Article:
Let’s say it’s late Friday night. You’re walking past a popular bar in town, and see 3 or 4 guys, clearly drunk, leaving the bar and heading towards the parking lot. As you watch, they head towards a car, clearly intending to drive home.
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Originally posted in The Globe and Mail
Dear Dr. Wolf,
Is it possible to be addicted to texting? Our 14-year-old daughter has become so attached to her phone, we are beginning to worry about her. Although her marks are still excellent, she shows little interest in things she used to enjoy, such as reading and spending family time with us and her brother. Texting her friends has become the most important thing in her life, and she is sometimes in contact with as many as eight or 10 friends at once. We have imposed a daily three-hour no-texting window, but when the phone is off for those three hours, she seems antsy, fidgety and unable to focus on anything, which increases our concern. Do you have any advice for us?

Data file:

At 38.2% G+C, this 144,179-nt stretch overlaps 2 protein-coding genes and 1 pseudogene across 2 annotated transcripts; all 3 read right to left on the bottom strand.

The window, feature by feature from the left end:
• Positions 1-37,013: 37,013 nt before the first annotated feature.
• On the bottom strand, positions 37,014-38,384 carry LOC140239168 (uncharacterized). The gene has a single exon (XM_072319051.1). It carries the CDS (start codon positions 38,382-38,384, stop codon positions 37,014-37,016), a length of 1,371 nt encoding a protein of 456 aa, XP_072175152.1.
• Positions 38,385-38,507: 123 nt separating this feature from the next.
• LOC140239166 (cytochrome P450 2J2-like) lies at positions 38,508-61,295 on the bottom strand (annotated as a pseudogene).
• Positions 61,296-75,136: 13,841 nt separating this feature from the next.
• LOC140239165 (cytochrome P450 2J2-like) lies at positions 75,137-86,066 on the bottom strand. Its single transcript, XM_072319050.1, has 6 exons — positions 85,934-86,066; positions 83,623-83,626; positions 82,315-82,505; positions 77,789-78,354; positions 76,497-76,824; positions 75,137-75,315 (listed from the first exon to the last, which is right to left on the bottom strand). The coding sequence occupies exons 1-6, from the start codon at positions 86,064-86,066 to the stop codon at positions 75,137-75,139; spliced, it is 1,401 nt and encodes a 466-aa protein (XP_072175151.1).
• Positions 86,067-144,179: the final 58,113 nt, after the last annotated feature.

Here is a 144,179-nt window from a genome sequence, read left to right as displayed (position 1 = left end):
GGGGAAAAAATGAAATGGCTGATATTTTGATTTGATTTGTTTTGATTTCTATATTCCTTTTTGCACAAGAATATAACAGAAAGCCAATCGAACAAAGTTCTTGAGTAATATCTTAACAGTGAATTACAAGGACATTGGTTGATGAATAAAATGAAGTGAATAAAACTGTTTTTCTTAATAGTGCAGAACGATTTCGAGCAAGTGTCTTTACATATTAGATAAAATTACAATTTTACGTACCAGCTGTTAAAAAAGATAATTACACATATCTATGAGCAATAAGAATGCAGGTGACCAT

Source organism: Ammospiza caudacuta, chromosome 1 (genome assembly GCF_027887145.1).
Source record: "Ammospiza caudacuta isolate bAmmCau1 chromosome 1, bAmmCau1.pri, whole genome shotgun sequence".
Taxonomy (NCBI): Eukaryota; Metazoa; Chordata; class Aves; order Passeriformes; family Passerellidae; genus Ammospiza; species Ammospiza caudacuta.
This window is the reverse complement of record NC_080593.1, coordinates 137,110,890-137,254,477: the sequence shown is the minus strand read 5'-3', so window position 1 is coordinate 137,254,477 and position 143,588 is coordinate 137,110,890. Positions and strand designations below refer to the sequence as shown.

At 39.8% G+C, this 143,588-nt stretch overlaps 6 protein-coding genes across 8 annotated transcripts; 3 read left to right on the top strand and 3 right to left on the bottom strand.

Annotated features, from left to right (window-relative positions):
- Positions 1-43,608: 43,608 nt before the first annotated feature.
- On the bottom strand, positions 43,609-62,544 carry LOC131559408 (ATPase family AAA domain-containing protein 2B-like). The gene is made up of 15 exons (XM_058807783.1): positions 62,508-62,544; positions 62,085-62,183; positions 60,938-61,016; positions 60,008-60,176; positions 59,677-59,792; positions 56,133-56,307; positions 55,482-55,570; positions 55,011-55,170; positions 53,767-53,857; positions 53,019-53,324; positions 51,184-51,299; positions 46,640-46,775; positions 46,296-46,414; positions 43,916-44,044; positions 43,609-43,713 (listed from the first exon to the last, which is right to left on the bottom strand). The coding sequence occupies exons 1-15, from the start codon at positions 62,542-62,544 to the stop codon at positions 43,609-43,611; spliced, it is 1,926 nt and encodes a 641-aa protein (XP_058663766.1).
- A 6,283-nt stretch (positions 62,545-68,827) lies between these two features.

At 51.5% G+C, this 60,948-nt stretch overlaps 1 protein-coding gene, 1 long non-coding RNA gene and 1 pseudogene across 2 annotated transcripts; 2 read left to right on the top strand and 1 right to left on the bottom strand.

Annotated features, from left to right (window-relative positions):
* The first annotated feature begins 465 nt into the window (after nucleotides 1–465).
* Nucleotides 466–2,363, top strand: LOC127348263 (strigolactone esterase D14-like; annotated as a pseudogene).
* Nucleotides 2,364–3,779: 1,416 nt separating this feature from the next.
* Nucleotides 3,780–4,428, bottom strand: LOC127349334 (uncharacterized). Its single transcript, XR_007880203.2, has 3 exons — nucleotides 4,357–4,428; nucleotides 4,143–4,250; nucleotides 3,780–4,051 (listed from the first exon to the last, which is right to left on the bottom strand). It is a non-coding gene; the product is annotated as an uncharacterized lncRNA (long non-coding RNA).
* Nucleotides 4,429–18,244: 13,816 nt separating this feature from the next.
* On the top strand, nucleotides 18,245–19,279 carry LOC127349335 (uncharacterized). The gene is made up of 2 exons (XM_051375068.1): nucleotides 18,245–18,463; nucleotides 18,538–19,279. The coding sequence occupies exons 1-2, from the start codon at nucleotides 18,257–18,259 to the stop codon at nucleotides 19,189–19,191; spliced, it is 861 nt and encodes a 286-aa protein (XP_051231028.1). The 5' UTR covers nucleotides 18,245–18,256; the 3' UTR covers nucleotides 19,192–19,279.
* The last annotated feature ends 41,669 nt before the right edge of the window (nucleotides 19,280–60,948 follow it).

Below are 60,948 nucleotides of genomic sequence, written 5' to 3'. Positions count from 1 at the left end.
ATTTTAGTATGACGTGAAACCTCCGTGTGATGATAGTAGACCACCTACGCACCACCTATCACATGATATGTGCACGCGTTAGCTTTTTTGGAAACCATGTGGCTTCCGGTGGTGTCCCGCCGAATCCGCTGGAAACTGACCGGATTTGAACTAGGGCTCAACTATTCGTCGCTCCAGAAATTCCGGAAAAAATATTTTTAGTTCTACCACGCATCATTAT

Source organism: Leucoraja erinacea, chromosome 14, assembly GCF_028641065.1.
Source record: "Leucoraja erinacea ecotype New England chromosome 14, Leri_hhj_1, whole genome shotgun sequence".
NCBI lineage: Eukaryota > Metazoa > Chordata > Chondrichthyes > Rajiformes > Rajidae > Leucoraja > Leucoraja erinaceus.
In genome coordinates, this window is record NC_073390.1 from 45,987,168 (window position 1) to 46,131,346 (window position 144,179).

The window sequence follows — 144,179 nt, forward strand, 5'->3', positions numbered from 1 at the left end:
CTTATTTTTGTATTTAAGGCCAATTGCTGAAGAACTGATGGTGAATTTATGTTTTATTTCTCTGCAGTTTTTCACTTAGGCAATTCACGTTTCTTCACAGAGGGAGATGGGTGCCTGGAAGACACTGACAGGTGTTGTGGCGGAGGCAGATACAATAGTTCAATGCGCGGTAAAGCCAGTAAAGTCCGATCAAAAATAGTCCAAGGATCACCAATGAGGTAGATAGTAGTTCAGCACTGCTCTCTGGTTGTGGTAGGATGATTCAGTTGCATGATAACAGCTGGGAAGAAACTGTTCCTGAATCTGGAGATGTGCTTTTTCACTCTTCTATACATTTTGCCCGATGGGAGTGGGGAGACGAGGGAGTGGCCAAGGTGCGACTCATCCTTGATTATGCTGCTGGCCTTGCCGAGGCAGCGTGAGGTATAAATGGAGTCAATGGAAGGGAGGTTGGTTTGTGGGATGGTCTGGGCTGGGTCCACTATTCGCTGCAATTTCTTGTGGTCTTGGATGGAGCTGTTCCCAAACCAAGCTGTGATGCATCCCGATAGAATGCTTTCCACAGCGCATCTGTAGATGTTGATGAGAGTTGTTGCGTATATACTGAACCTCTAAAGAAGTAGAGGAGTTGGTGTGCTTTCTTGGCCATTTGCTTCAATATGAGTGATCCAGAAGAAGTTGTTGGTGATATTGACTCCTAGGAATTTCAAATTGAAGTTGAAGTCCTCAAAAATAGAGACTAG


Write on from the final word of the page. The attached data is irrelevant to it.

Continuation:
A sample of typical teen messaging:
Kelsey texting her good friend Anyssa: “Did you notice how Lauren was ignoring Laura today at lunch?”
“You noticed too?”
“Yes. What’s going on between them?”
Simultaneously, Kelsey texting Logan (a boy who is a friend): “You were so rude to Kimmie today.”
“What did I do?”
Simultaneously, Kelsey receiving a text from Angela: “Tell me what you really think about my haircut.”
“I really like it.”
“I’m not. It’s really cute.”
Why do they text all the time? It is being connected to what’s going on. It is being connected to the world of people you care about. It is a world that is not static – it constantly moves along, ever changing – and is of intense interest, especially if there is anything that pertains to you.